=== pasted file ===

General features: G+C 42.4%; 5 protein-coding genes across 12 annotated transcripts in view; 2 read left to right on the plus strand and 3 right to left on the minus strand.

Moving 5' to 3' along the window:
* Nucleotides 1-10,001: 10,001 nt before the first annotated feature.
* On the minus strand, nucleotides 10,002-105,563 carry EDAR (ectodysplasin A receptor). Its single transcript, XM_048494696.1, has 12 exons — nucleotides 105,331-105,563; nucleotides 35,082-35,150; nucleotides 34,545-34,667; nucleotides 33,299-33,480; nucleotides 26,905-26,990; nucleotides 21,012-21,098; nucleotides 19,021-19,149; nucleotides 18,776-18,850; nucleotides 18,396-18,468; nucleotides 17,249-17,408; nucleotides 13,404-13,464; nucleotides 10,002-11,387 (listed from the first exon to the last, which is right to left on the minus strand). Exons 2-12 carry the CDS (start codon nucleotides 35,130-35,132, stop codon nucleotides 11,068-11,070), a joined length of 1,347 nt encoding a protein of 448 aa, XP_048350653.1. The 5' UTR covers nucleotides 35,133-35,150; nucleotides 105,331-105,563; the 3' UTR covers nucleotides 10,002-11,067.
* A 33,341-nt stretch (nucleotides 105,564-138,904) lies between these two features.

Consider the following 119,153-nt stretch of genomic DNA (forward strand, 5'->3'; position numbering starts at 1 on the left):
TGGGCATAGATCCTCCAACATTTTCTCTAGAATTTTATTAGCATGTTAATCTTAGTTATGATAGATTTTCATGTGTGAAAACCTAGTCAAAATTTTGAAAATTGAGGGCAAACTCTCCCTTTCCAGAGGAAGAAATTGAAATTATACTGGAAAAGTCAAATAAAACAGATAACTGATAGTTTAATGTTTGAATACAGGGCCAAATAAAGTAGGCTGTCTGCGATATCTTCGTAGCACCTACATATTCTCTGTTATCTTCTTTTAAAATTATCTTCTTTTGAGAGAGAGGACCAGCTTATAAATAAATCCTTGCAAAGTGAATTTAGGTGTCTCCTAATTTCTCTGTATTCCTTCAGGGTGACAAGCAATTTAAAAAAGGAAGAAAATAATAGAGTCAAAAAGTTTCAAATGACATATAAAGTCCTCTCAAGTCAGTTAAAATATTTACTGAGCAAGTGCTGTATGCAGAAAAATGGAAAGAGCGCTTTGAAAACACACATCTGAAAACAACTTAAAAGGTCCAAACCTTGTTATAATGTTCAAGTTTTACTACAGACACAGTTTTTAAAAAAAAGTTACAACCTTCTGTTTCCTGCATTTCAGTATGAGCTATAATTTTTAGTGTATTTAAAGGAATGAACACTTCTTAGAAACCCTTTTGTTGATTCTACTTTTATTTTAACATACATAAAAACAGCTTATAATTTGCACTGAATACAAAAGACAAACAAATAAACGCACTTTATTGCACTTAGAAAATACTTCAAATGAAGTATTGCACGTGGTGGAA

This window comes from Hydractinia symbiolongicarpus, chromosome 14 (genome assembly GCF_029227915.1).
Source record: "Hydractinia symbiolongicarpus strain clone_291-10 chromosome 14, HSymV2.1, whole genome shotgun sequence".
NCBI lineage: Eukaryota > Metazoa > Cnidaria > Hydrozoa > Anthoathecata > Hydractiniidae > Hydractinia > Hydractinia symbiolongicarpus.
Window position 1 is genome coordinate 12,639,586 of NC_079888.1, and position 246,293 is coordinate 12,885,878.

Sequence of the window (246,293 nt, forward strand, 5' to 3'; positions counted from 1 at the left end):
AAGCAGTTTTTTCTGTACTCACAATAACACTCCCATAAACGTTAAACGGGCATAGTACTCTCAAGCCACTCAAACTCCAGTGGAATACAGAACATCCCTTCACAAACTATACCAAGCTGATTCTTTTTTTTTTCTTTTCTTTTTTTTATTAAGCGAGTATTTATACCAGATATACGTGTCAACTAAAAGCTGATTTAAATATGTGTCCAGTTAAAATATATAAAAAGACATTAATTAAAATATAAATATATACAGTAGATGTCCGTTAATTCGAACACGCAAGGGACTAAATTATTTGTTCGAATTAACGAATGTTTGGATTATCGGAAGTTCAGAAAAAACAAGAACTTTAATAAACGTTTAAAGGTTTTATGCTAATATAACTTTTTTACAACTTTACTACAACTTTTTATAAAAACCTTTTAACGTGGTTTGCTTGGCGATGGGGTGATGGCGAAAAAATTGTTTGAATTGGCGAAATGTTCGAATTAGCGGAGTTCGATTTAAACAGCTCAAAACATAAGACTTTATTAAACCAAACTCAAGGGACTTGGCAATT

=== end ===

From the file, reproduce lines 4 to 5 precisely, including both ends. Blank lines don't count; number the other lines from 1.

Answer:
* On the minus strand, nucleotides 10,002-105,563 carry EDAR (ectodysplasin A receptor). Its single transcript, XM_048494696.1, has 12 exons — nucleotides 105,331-105,563; nucleotides 35,082-35,150; nucleotides 34,545-34,667; nucleotides 33,299-33,480; nucleotides 26,905-26,990; nucleotides 21,012-21,098; nucleotides 19,021-19,149; nucleotides 18,776-18,850; nucleotides 18,396-18,468; nucleotides 17,249-17,408; nucleotides 13,404-13,464; nucleotides 10,002-11,387 (listed from the first exon to the last, which is right to left on the minus strand). Exons 2-12 carry the CDS (start codon nucleotides 35,130-35,132, stop codon nucleotides 11,068-11,070), a joined length of 1,347 nt encoding a protein of 448 aa, XP_048350653.1. The 5' UTR covers nucleotides 35,133-35,150; nucleotides 105,331-105,563; the 3' UTR covers nucleotides 10,002-11,067.
* A 33,341-nt stretch (nucleotides 105,564-138,904) lies between these two features.